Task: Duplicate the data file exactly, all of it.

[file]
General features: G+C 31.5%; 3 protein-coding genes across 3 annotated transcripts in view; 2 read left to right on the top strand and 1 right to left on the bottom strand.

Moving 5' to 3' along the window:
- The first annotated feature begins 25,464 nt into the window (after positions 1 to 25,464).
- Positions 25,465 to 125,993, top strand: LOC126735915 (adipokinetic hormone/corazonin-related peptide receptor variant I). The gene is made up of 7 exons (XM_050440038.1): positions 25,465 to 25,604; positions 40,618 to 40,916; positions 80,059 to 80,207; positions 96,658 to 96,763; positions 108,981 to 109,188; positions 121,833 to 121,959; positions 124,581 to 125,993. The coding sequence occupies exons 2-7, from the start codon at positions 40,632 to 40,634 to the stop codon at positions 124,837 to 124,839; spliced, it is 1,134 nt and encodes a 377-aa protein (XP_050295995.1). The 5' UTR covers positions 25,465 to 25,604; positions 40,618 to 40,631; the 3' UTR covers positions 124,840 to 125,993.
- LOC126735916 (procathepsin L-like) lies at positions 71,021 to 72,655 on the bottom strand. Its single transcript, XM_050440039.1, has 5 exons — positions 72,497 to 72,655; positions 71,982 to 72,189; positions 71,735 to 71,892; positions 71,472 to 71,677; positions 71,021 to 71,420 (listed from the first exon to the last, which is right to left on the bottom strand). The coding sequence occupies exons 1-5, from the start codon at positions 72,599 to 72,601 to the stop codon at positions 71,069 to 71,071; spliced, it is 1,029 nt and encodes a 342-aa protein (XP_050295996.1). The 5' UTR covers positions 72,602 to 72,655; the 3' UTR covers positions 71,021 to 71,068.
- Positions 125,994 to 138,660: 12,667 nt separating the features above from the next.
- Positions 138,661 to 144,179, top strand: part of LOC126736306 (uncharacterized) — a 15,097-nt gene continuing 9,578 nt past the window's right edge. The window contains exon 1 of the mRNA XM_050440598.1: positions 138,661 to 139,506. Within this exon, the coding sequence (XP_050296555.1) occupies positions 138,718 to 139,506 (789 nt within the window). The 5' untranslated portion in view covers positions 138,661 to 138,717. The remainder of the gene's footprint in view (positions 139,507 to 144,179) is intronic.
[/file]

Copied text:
General features: G+C 31.5%; 3 protein-coding genes across 3 annotated transcripts in view; 2 read left to right on the top strand and 1 right to left on the bottom strand.

Moving 5' to 3' along the window:
- The first annotated feature begins 25,464 nt into the window (after positions 1 to 25,464).
- Positions 25,465 to 125,993, top strand: LOC126735915 (adipokinetic hormone/corazonin-related peptide receptor variant I). The gene is made up of 7 exons (XM_050440038.1): positions 25,465 to 25,604; positions 40,618 to 40,916; positions 80,059 to 80,207; positions 96,658 to 96,763; positions 108,981 to 109,188; positions 121,833 to 121,959; positions 124,581 to 125,993. The coding sequence occupies exons 2-7, from the start codon at positions 40,632 to 40,634 to the stop codon at positions 124,837 to 124,839; spliced, it is 1,134 nt and encodes a 377-aa protein (XP_050295995.1). The 5' UTR covers positions 25,465 to 25,604; positions 40,618 to 40,631; the 3' UTR covers positions 124,840 to 125,993.
- LOC126735916 (procathepsin L-like) lies at positions 71,021 to 72,655 on the bottom strand. Its single transcript, XM_050440039.1, has 5 exons — positions 72,497 to 72,655; positions 71,982 to 72,189; positions 71,735 to 71,892; positions 71,472 to 71,677; positions 71,021 to 71,420 (listed from the first exon to the last, which is right to left on the bottom strand). The coding sequence occupies exons 1-5, from the start codon at positions 72,599 to 72,601 to the stop codon at positions 71,069 to 71,071; spliced, it is 1,029 nt and encodes a 342-aa protein (XP_050295996.1). The 5' UTR covers positions 72,602 to 72,655; the 3' UTR covers positions 71,021 to 71,068.
- Positions 125,994 to 138,660: 12,667 nt separating the features above from the next.
- Positions 138,661 to 144,179, top strand: part of LOC126736306 (uncharacterized) — a 15,097-nt gene continuing 9,578 nt past the window's right edge. The window contains exon 1 of the mRNA XM_050440598.1: positions 138,661 to 139,506. Within this exon, the coding sequence (XP_050296555.1) occupies positions 138,718 to 139,506 (789 nt within the window). The 5' untranslated portion in view covers positions 138,661 to 138,717. The remainder of the gene's footprint in view (positions 139,507 to 144,179) is intronic.